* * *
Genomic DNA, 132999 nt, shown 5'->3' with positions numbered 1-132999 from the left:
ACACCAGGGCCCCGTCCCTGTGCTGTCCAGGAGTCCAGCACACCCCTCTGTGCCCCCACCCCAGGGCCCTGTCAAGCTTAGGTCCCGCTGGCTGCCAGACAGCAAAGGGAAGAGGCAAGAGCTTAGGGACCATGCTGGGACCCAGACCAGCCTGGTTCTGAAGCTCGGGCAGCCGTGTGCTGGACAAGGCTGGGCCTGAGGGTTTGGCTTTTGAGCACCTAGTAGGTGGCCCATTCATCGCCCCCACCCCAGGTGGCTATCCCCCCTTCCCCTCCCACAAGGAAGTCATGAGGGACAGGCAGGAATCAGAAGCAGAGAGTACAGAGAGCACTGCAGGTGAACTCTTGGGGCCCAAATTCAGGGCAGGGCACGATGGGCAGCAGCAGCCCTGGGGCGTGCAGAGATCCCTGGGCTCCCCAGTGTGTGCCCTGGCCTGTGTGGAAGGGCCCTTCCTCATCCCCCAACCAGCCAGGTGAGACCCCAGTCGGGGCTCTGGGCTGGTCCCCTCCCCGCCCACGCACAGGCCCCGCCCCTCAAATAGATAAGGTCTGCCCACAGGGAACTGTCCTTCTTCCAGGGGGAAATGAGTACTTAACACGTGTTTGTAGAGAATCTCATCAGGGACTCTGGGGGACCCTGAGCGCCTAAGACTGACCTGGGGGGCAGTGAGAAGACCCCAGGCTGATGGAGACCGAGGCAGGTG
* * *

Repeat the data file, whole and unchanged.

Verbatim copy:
Genomic DNA, 132999 nt, shown 5'->3' with positions numbered 1-132999 from the left:
ACACCAGGGCCCCGTCCCTGTGCTGTCCAGGAGTCCAGCACACCCCTCTGTGCCCCCACCCCAGGGCCCTGTCAAGCTTAGGTCCCGCTGGCTGCCAGACAGCAAAGGGAAGAGGCAAGAGCTTAGGGACCATGCTGGGACCCAGACCAGCCTGGTTCTGAAGCTCGGGCAGCCGTGTGCTGGACAAGGCTGGGCCTGAGGGTTTGGCTTTTGAGCACCTAGTAGGTGGCCCATTCATCGCCCCCACCCCAGGTGGCTATCCCCCCTTCCCCTCCCACAAGGAAGTCATGAGGGACAGGCAGGAATCAGAAGCAGAGAGTACAGAGAGCACTGCAGGTGAACTCTTGGGGCCCAAATTCAGGGCAGGGCACGATGGGCAGCAGCAGCCCTGGGGCGTGCAGAGATCCCTGGGCTCCCCAGTGTGTGCCCTGGCCTGTGTGGAAGGGCCCTTCCTCATCCCCCAACCAGCCAGGTGAGACCCCAGTCGGGGCTCTGGGCTGGTCCCCTCCCCGCCCACGCACAGGCCCCGCCCCTCAAATAGATAAGGTCTGCCCACAGGGAACTGTCCTTCTTCCAGGGGGAAATGAGTACTTAACACGTGTTTGTAGAGAATCTCATCAGGGACTCTGGGGGACCCTGAGCGCCTAAGACTGACCTGGGGGGCAGTGAGAAGACCCCAGGCTGATGGAGACCGAGGCAGGTG